Is your bow ready for summertime practice? David Blanton takes you through the steps for getting into shooting shape fast
Bow season is here, if only unofficially. The days have been getting just a little shorter since June 21, and now that Independence Day is behind us, hunters everywhere are starting to think a bit about stands and trail cameras and tags. Out west, archery antelope seasons open in a little more than a month, and many whitetail openers follow that within a couple short weeks.
If you haven't shot your bow since last January, it's time to get motivated. Realtree's David Blanton visited with Al Kraus, owner of Black Hills Archery in Rapid City, South Dakota, for a quick checklist of things to consider as you start shooting the first groups of summer.
Check the Tune
A bow will only shoot as well as it's tuned, Kraus says. After a few months in storage, string and cable stretch is the most common culprit for an out-of-tune bow. String materials are better now than ever, but none of them last forever, either. Very slight stretching can be almost imperceptible to the eye, but it can affect timing, peep positioning, nock alignment, and more. Take your bow to a shop and have a pro technician look over things. A little stretch doesn't always mean something has to be replaced, but the bow may need to be pressed to be brought back into spec. Always take the time to paper-tune, to be sure your rest and cam lean are where they need to be, too.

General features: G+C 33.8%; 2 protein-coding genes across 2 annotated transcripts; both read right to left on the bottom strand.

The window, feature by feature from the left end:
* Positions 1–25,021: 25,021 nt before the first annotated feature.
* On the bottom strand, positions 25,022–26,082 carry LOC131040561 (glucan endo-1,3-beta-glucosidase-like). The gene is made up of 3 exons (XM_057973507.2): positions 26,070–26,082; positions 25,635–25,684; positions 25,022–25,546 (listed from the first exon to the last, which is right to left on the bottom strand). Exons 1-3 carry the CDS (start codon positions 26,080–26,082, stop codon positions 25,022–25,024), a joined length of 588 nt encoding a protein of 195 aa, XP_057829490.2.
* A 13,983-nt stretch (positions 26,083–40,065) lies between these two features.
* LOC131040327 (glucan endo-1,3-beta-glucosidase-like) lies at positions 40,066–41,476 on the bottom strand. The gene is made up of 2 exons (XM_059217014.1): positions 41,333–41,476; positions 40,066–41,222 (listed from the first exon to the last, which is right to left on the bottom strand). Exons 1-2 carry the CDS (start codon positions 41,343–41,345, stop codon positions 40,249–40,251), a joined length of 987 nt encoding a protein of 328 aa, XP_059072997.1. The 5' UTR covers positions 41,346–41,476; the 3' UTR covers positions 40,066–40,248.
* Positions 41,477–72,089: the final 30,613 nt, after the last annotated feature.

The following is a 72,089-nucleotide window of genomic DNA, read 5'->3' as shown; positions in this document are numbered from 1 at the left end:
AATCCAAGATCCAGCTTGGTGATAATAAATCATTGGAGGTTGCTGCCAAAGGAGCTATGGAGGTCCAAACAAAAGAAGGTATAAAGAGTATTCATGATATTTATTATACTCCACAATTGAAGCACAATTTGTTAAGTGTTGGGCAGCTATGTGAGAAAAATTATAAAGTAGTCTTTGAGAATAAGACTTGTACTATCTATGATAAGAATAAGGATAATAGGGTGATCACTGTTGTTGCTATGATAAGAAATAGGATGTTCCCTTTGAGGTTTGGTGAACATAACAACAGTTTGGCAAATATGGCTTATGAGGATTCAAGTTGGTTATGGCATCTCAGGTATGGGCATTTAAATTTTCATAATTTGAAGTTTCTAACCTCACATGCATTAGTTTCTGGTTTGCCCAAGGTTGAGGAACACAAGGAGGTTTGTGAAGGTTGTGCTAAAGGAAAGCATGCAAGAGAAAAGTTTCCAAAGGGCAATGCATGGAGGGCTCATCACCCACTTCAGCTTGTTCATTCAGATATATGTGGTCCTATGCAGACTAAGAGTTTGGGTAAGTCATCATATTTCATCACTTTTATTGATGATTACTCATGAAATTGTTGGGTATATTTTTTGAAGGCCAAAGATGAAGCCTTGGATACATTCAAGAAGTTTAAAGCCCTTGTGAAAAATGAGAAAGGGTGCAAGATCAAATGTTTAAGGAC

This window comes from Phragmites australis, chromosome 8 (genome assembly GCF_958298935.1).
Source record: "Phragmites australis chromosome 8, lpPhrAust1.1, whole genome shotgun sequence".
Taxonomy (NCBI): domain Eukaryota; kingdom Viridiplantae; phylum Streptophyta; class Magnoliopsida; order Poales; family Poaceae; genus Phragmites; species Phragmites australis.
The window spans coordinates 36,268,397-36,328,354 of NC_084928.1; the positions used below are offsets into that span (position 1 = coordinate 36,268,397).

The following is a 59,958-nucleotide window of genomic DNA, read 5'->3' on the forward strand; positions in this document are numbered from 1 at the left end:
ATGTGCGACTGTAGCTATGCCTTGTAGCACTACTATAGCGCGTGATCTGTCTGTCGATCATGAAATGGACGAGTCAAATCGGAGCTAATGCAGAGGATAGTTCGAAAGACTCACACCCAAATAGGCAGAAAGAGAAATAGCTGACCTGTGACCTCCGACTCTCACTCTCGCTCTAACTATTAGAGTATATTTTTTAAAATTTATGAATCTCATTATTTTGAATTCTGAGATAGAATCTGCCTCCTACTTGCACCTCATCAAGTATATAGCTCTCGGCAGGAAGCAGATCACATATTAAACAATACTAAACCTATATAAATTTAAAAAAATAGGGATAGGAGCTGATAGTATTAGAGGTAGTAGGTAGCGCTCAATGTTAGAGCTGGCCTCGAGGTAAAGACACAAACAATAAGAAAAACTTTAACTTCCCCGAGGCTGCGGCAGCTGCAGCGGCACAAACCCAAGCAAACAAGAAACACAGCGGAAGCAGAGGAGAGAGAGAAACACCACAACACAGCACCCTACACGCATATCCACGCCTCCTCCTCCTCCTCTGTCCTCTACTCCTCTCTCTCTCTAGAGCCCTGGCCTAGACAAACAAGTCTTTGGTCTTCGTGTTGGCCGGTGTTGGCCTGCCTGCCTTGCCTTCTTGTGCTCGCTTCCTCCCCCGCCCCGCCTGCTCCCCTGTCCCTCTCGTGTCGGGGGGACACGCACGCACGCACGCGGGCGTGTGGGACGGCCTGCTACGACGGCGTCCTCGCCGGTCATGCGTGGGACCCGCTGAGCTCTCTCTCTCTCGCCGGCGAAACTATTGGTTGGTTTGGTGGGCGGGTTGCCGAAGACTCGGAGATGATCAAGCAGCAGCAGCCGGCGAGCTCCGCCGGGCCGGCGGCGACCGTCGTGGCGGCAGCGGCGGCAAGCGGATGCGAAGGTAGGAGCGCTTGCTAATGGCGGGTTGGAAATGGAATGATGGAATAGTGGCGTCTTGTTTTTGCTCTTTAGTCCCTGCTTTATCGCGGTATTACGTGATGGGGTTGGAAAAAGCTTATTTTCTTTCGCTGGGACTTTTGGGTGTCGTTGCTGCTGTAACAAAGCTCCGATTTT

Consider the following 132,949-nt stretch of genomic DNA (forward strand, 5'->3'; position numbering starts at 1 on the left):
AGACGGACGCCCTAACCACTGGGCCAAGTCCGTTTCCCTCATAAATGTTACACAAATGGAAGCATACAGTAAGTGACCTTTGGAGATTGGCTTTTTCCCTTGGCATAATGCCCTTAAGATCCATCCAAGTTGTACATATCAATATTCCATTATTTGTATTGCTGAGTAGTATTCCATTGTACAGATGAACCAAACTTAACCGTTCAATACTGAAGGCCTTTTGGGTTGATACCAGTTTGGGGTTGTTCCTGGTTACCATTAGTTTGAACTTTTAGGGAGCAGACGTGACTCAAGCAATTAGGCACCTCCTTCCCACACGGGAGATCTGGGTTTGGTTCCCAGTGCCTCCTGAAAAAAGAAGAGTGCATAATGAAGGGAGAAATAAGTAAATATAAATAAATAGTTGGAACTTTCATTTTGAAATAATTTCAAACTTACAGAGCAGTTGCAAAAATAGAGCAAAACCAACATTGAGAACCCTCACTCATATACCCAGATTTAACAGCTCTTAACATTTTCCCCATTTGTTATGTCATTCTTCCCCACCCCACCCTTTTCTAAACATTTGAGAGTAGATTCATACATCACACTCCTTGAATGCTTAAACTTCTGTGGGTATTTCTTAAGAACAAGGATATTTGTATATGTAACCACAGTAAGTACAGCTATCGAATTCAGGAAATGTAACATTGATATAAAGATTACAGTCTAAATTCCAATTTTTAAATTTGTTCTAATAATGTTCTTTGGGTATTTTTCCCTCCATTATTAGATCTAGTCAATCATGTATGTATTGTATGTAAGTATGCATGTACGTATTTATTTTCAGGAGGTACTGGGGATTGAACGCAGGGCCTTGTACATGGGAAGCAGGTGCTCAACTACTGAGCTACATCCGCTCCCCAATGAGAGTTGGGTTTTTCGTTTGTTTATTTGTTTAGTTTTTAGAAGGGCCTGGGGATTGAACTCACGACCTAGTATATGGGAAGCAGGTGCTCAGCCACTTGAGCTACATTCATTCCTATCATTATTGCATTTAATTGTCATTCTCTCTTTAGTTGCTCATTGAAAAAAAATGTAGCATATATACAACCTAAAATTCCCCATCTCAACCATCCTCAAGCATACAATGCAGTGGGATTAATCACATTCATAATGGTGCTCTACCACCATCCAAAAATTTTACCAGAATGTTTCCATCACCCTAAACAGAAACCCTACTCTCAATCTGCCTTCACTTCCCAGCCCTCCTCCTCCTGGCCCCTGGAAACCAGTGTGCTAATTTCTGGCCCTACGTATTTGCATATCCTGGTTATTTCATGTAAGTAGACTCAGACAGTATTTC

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Check the Accessories
Give your bow sight, peep sight, rest, quiver, stabilizer, and D-loop a good once-over. All of these things comprise the system you'll be depending on when you finally get a shot this fall. Ensure all screws and bolts are tight, that drop-away rests are timed properly, and that string servings and D-loops are in good shape. Do you know how to tie a D-loop? Now is a good time to learn, and be sure to put some backup material in your bow kit, too.
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Start Slow on the Range
Most bad shooting habits can be traced to poor or inconsistent shooting form. Blanton urges bowhunters to take it slow those first few weeks on the range. Stay close to the target and put a hyper-focus on the details: hand positioning, anchor point, smooth release. Shoot a few groups, and when you get tired, take a break. It won't take long to rebuild muscle memory, and then you can start shooting from greater distances and adding challenges to your evening practice.
The best time of year is almost here, folks. Soak it up and get ready.